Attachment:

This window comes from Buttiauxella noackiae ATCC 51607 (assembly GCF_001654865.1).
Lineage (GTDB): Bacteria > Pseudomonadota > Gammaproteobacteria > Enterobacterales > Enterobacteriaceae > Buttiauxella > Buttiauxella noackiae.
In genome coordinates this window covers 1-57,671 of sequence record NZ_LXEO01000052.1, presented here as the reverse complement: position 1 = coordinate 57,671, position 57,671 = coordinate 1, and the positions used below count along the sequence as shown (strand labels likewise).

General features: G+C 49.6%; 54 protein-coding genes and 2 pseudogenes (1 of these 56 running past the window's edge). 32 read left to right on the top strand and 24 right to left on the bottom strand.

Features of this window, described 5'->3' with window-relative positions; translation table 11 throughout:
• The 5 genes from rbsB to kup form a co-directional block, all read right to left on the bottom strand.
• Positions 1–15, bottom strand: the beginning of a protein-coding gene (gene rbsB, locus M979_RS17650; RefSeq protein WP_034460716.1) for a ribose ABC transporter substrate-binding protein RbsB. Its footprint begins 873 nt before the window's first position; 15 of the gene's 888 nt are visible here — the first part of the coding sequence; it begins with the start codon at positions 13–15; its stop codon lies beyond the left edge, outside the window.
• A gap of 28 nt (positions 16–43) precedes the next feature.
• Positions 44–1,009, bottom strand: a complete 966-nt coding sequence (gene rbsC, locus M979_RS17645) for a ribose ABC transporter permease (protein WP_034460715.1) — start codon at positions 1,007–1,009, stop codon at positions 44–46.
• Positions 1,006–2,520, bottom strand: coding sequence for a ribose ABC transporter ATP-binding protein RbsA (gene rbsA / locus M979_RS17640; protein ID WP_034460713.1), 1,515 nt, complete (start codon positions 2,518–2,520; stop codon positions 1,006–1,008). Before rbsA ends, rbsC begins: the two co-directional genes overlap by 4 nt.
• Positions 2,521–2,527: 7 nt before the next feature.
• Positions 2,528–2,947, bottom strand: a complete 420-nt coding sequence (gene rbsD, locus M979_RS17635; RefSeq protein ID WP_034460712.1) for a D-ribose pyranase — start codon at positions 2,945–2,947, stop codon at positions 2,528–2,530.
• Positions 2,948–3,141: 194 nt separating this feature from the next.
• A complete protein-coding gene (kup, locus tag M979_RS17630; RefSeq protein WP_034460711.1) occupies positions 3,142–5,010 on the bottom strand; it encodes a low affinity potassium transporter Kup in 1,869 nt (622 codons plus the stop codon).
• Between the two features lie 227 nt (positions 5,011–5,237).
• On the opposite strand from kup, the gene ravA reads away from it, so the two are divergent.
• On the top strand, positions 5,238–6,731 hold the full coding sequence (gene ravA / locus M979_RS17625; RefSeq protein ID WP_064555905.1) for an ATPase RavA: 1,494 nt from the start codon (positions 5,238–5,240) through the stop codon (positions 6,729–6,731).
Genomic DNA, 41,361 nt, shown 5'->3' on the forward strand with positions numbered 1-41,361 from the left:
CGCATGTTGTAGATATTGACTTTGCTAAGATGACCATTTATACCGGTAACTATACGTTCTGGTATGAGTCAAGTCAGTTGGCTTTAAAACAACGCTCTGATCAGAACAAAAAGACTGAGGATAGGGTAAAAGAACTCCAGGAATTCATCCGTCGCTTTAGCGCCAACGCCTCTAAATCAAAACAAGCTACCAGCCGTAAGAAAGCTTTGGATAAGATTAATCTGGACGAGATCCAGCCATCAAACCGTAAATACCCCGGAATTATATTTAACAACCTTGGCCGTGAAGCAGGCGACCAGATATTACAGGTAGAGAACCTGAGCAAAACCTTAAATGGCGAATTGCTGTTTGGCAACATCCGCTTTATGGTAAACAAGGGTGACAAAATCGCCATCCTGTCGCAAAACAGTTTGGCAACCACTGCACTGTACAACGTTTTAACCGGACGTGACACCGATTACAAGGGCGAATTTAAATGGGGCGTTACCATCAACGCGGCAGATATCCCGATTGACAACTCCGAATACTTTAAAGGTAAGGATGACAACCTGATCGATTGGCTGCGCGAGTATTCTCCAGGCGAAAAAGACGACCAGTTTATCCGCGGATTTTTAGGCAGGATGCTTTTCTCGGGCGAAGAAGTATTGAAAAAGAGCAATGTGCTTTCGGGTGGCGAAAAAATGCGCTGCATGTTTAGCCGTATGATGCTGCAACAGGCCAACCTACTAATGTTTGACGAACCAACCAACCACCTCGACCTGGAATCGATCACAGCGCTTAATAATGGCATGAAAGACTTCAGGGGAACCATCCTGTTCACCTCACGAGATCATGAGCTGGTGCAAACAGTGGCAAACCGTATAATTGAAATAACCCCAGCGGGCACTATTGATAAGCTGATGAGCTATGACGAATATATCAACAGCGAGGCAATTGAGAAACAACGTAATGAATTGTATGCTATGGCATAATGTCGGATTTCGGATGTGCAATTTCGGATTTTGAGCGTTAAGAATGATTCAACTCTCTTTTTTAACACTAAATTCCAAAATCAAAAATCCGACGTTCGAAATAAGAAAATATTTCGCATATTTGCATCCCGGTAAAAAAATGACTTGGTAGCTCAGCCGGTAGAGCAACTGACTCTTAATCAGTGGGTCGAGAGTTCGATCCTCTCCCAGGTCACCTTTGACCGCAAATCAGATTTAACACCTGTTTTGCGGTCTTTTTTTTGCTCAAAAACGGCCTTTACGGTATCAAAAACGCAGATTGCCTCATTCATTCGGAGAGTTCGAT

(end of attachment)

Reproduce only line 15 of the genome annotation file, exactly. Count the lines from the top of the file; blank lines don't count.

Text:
• Between the two features lie 227 nt (positions 5,011–5,237).